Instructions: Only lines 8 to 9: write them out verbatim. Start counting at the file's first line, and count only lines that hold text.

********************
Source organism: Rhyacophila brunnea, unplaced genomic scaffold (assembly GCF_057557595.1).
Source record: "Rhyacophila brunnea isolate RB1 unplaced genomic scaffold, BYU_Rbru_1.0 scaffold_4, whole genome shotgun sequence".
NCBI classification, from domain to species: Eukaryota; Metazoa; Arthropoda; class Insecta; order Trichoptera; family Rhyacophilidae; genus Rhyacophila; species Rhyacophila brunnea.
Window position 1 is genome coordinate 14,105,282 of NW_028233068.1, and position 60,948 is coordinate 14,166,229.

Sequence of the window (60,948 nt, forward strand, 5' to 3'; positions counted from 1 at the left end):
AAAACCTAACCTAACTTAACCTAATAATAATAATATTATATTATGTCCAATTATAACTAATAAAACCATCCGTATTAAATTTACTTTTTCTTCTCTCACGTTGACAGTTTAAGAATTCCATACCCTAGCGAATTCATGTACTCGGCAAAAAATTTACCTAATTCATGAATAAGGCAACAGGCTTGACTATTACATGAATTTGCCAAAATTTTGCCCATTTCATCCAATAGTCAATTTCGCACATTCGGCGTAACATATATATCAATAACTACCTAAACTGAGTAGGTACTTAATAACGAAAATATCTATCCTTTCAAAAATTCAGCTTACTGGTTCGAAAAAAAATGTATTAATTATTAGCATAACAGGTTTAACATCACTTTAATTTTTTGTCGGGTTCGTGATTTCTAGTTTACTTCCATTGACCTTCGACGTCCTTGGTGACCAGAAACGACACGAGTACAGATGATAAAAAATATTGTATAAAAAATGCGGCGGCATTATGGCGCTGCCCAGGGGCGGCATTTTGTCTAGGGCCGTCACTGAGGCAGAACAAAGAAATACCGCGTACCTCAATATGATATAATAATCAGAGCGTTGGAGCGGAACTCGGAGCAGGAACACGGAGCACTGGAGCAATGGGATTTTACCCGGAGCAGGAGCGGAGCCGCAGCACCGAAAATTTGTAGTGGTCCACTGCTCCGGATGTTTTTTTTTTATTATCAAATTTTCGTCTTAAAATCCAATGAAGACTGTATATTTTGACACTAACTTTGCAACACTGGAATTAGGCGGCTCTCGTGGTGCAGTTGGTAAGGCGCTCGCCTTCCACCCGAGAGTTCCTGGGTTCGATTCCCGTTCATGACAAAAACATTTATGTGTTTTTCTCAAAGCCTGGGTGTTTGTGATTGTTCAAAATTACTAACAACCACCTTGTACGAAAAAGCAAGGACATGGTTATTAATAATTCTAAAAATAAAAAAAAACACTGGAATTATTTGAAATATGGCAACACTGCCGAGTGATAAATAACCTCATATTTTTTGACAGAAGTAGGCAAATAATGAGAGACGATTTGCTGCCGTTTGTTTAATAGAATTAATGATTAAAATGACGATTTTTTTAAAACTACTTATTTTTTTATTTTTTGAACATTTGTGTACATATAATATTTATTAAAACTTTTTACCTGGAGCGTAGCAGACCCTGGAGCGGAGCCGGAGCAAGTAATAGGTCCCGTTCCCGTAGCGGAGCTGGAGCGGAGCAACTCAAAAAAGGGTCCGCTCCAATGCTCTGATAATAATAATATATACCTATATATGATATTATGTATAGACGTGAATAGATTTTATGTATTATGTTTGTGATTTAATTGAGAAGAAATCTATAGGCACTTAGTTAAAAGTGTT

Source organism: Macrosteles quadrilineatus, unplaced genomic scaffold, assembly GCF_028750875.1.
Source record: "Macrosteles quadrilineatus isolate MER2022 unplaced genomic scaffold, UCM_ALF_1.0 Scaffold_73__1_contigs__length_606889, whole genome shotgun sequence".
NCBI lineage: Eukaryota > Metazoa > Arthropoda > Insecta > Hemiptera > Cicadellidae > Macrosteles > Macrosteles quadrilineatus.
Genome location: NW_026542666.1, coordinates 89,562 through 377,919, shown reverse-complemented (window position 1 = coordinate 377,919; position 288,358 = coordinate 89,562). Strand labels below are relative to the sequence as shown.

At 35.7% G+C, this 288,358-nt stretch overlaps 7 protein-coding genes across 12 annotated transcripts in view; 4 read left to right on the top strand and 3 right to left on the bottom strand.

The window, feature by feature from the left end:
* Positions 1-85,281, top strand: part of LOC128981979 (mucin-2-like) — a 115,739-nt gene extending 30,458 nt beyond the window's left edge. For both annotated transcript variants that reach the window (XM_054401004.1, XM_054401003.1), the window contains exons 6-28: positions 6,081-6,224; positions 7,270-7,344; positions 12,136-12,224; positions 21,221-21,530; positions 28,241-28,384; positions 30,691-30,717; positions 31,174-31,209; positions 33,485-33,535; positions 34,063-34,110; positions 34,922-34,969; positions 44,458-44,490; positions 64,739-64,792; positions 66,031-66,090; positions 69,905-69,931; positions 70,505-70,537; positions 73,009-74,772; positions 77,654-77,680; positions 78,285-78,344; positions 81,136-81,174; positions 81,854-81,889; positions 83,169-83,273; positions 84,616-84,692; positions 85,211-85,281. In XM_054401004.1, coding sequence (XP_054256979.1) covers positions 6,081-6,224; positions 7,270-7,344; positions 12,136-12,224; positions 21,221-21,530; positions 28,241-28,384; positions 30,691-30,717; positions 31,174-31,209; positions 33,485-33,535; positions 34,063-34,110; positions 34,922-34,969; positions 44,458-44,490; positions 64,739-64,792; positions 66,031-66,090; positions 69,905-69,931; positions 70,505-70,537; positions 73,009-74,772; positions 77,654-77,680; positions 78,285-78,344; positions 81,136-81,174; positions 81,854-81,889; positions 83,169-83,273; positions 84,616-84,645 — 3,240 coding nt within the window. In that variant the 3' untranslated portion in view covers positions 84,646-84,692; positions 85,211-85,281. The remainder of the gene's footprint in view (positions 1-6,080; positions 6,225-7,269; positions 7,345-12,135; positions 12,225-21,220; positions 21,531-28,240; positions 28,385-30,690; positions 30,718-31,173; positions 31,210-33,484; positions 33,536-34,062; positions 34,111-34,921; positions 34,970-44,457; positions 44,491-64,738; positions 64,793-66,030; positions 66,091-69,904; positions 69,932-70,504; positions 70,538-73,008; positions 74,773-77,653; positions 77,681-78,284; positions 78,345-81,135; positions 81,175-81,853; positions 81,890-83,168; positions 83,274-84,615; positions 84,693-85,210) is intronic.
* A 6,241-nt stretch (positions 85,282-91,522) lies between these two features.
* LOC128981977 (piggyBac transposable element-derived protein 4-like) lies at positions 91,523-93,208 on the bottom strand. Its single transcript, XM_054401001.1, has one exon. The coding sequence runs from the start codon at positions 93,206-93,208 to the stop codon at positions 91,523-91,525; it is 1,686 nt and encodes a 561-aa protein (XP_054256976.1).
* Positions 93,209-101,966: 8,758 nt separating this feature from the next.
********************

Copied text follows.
Source record: "Macrosteles quadrilineatus isolate MER2022 unplaced genomic scaffold, UCM_ALF_1.0 Scaffold_73__1_contigs__length_606889, whole genome shotgun sequence".
NCBI lineage: Eukaryota > Metazoa > Arthropoda > Insecta > Hemiptera > Cicadellidae > Macrosteles > Macrosteles quadrilineatus.